BJ'S BLOG 03/31/14 "Harvard Square, Not Just a University"
by BJ Shea,posted Mar 31 2014 7:48AM
Today's blog comes from one of my mentors, Dan Sanders:
I took a short trip down memory lane last week, wandering through the Village in New York, visiting the Café Wha and Bob Dylan, among others. Now I want to share some memories of a place called Harvard Square, which actually is not a square at all but a large triangular area near the center of Cambridge at the intersection of Massachusetts Avenue, Brattle Street, and John F. Kennedy Street. It is the historic center of Cambridge and adjacent to Harvard Yard, the heart of Harvard University.
I got a large part of my education in Harvard Square, or the Square, as it’s often called, not at the University but in places like Jonathan Swift’s and Jack’s and the better known Club 47, now Passim. The folk revival movement of the 1960’s forever changed American music, and that change manifested itself solidly in Club 47. One Tuesday night performer was listed as the anonymous “Girl with Guitar.” That performer turned out to be Joan Baez, who at 17, soon after Club 47 opened, gave her first performance.
The Harvard Square of the 60’s and 70’s saw hundreds of performers making the pilgrimage to Club 47 to be part of the Cambridge folk music world: Judy Collins, Pete Seeger, Clay Jackson and Ethan Signer of the Charles River Valley Boys, and Taj Mahal. Some were students, or drop-outs, of Harvard, Boston University, and Radcliffe, such as Tom Rush, Joan Baez, and Bonnie Raitt, respectively, and others came because they knew someone here. Joan Baez brought a good, young singer to Club 47, but it was booked, so Bob Dylan played for free between sets, never playing an official gig.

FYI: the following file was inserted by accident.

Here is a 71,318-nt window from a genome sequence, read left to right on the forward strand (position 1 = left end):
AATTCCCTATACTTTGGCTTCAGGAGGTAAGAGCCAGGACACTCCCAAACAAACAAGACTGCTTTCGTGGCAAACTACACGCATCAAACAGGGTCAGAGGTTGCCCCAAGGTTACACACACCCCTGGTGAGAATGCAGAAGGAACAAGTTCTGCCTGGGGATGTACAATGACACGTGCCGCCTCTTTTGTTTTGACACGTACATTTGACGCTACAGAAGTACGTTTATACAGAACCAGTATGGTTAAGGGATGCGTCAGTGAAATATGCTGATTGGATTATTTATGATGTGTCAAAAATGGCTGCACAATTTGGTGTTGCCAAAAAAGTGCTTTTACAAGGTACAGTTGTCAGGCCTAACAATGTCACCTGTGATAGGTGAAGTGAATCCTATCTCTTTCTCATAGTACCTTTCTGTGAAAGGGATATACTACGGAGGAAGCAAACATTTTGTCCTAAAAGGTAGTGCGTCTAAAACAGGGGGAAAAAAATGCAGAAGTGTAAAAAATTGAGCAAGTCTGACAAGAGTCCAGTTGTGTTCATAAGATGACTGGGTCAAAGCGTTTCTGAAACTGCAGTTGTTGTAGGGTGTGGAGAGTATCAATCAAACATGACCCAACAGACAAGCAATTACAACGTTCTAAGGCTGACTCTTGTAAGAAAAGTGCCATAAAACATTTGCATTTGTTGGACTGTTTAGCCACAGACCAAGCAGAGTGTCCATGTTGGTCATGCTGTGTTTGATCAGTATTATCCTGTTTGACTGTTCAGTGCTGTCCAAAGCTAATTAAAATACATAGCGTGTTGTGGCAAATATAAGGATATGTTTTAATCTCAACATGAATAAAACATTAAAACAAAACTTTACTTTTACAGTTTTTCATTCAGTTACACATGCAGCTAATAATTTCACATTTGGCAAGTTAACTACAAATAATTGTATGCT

When I first strolled the streets of Harvard Square, it was a lot funkier than today’s upscale version, not unlike the Village, where Cafe Wha still stands on McDougall street but the falafel is now out of reach for a poor musician. My Square was in the early 70’s: the Vietnam War was over, and it felt like a time of peace. There was a gentler flow of energy then, and on hot summer nights, musicians played on every street corner. Maybe the Taurus in me resists change, but I liked the funky version better.
There are more musical memories and other stuff on the shores of Rambling Harbor. Stop by, grab a driftwood seat, and give a listen.